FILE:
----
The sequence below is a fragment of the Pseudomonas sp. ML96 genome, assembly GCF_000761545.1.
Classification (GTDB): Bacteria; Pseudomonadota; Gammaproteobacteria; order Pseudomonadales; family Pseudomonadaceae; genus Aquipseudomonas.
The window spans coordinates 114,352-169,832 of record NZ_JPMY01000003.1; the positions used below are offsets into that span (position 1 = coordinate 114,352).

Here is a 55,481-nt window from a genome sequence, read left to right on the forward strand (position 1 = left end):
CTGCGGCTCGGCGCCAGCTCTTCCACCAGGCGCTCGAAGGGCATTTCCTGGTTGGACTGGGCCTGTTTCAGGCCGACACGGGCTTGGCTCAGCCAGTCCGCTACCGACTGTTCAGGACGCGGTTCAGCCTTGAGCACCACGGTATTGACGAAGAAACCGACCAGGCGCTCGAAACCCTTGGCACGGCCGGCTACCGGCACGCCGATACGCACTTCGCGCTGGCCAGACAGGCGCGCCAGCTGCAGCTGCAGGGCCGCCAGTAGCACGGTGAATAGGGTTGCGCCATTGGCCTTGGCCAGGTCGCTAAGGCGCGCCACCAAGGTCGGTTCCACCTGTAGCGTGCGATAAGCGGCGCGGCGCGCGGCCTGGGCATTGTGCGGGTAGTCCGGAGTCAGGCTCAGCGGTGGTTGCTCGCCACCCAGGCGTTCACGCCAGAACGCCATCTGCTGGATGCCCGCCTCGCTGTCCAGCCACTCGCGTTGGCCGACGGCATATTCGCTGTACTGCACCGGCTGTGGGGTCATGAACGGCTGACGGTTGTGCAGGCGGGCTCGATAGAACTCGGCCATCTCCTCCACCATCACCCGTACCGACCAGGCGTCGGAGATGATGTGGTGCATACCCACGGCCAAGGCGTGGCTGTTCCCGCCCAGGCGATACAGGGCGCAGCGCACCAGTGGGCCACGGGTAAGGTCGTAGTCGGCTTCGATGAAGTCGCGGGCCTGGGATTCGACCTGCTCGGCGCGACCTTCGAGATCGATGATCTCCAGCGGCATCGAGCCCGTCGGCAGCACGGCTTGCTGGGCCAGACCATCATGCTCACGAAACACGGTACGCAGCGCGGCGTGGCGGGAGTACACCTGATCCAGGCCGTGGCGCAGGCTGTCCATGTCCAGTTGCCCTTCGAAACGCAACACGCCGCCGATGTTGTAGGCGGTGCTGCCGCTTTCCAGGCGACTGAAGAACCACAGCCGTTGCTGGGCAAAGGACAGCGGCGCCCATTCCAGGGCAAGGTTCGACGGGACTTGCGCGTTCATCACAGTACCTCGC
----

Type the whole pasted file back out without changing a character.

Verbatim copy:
The sequence below is a fragment of the Pseudomonas sp. ML96 genome, assembly GCF_000761545.1.
Classification (GTDB): Bacteria; Pseudomonadota; Gammaproteobacteria; order Pseudomonadales; family Pseudomonadaceae; genus Aquipseudomonas.
The window spans coordinates 114,352-169,832 of record NZ_JPMY01000003.1; the positions used below are offsets into that span (position 1 = coordinate 114,352).

Here is a 55,481-nt window from a genome sequence, read left to right on the forward strand (position 1 = left end):
CTGCGGCTCGGCGCCAGCTCTTCCACCAGGCGCTCGAAGGGCATTTCCTGGTTGGACTGGGCCTGTTTCAGGCCGACACGGGCTTGGCTCAGCCAGTCCGCTACCGACTGTTCAGGACGCGGTTCAGCCTTGAGCACCACGGTATTGACGAAGAAACCGACCAGGCGCTCGAAACCCTTGGCACGGCCGGCTACCGGCACGCCGATACGCACTTCGCGCTGGCCAGACAGGCGCGCCAGCTGCAGCTGCAGGGCCGCCAGTAGCACGGTGAATAGGGTTGCGCCATTGGCCTTGGCCAGGTCGCTAAGGCGCGCCACCAAGGTCGGTTCCACCTGTAGCGTGCGATAAGCGGCGCGGCGCGCGGCCTGGGCATTGTGCGGGTAGTCCGGAGTCAGGCTCAGCGGTGGTTGCTCGCCACCCAGGCGTTCACGCCAGAACGCCATCTGCTGGATGCCCGCCTCGCTGTCCAGCCACTCGCGTTGGCCGACGGCATATTCGCTGTACTGCACCGGCTGTGGGGTCATGAACGGCTGACGGTTGTGCAGGCGGGCTCGATAGAACTCGGCCATCTCCTCCACCATCACCCGTACCGACCAGGCGTCGGAGATGATGTGGTGCATACCCACGGCCAAGGCGTGGCTGTTCCCGCCCAGGCGATACAGGGCGCAGCGCACCAGTGGGCCACGGGTAAGGTCGTAGTCGGCTTCGATGAAGTCGCGGGCCTGGGATTCGACCTGCTCGGCGCGACCTTCGAGATCGATGATCTCCAGCGGCATCGAGCCCGTCGGCAGCACGGCTTGCTGGGCCAGACCATCATGCTCACGAAACACGGTACGCAGCGCGGCGTGGCGGGAGTACACCTGATCCAGGCCGTGGCGCAGGCTGTCCATGTCCAGTTGCCCTTCGAAACGCAACACGCCGCCGATGTTGTAGGCGGTGCTGCCGCTTTCCAGGCGACTGAAGAACCACAGCCGTTGCTGGGCAAAGGACAGCGGCGCCCATTCCAGGGCAAGGTTCGACGGGACTTGCGCGTTCATCACAGTACCTCGC